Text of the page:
I was just out lighting a fire, burning my burn-able’s. It was perhaps, the very first thing I did here, when we arrived at my one-room casita here in Vilca – make a fire pit. No one advised me to do it, I never read it anywhere. But there were rocks outside my door, huge ones, and dirt galore, so it seemed the natural thing to do to make a circle with them. I don’t even know if I knew why I was doing it! But it became the burn-able pit, and the “some-more’s fire pit” when my kids came to visit. Gosh, I miss my kids so much it hurts. I go through these waves of missing them, none more intense than this, since my first month here. And sitting out in the dark, with my dog by my side, and tonight, my kitty! For the first time, she got brave and joined the circle, turned on her back and wanted to play. And Tiko was so good for not attacking her. Yeay! Oh, yes, they WILL be friends. I felt like I had a little family. And when I heard the horse, Carmello, nicker over the fence, I told everyone I was giving them new names, my kids’ names, ha ha. Clare, Keith and Rachel! But still, my heart hurts. No, not my heart. My whole being.
(Or Self-Pitying Flambe)
- 2 bananas
- 2 T. coconut oil
- 4 T. panela (raw brown sugar)
- 1/2 c.white rum or fruit-flavored brandy
- Juice of 1 lemon or lime
- 1 tsp. cinnamon (canela) to help light the flame
Directions: Peel and halve the bananas lengthwise. Heat the oil in a frying pan over medium heat. Brown the bananas fiVe 5minutes on each side. Add the sugar and cinnamon and pour in the warmed brandy or rum. Cook for teo minutes. Flambe. Sprinkle with lemon or lime juice and serve at once.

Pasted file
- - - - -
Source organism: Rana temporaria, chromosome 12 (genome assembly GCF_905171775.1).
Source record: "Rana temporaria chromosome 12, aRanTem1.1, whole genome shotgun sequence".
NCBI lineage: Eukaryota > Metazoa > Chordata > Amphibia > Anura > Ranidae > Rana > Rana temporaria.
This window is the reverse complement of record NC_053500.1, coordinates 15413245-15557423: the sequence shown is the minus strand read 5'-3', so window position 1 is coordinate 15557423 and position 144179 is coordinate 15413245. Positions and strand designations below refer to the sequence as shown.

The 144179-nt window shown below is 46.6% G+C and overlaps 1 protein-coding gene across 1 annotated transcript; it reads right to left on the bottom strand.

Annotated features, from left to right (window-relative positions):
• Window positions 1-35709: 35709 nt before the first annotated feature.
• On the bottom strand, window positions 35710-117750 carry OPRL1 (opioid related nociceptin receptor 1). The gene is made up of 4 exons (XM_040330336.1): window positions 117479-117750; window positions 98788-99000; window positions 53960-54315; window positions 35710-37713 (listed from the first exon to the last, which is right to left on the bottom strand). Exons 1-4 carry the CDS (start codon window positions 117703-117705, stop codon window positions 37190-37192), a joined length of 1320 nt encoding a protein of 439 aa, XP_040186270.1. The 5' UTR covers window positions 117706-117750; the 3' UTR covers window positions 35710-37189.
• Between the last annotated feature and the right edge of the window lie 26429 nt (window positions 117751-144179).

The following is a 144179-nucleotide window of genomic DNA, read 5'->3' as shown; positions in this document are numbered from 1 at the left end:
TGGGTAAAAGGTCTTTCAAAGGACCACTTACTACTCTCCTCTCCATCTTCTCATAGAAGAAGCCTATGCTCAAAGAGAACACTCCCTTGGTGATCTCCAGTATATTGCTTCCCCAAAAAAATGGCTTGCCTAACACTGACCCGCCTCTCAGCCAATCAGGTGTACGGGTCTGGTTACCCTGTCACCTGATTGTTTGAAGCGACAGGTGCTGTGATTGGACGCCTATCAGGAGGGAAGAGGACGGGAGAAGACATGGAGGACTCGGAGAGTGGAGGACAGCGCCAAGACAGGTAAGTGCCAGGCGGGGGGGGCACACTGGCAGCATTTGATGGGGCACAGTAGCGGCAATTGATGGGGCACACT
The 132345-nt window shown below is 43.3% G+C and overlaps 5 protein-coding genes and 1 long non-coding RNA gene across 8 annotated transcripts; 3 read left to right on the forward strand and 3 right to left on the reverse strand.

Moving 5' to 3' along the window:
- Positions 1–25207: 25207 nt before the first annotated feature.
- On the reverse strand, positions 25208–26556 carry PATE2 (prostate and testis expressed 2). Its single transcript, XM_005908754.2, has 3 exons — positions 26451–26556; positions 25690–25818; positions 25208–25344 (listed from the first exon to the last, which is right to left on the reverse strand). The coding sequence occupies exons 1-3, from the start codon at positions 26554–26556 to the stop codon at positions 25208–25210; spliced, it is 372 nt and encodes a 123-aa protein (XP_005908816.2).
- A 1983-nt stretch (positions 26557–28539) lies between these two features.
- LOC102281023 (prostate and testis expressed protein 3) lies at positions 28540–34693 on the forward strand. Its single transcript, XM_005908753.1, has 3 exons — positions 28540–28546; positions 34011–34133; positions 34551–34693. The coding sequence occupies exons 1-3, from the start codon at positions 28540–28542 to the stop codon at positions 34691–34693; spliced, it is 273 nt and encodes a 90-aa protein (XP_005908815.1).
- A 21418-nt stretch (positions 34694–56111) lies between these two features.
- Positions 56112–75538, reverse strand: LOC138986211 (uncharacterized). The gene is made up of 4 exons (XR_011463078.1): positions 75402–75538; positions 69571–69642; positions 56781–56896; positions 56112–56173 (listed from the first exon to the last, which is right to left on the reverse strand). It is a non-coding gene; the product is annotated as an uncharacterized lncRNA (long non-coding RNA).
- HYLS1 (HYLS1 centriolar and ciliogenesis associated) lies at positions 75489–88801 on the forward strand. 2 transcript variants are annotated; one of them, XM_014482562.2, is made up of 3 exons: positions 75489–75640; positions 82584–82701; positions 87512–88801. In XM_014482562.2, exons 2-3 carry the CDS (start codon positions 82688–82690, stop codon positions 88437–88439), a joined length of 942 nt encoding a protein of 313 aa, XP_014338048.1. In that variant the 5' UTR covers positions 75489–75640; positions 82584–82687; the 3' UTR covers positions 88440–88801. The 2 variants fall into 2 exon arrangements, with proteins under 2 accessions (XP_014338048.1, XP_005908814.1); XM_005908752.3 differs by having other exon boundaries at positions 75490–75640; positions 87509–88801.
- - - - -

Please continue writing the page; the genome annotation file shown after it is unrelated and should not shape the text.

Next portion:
How to Flambe:
- Heat the brandy or other 80-proof liquor in a saucepan, with high sides, just until bubbles begin to form around the edges (around 130 degrees F. or 54 degrees C.) before adding to the flambé pan (you will be able to see vapors rise from the liquid).
Do not bring the liquor to a boil, as the liquor will burn off the alcohol, and it will not ignite. The boiling point of alcohol is 175 degrees F. (much lower than water).
- Add the liquor to the pan and light immediately. You don’t want the food to absorb the alcohol and retain a harsh flavor.
Ignite with a long match.
Always ignite the fumes at the edge of the pan and not the liquid itself. Never lean over the dish or pan as you light the fumes.
- Let cook until flame disappears and all alcohol has burned off.
- Serve the dish as soon as the flames disappear.
If you want the flames, but do not want the liquor in a dessert, soak sugar cubes in a flavored extract. Place the cubes around the perimeter of the dish and light.
Also be sure to practice flambing before your guests come as you want to make sure that these steps are performed flawlessly, if you want to impress your guests.
Word of the Day: fire – fuego
Travel Tip of the Day: Keep your fires contained and always put them completely out with dirt or sand, before leaving the area. (I can still hear my dad saying this.)
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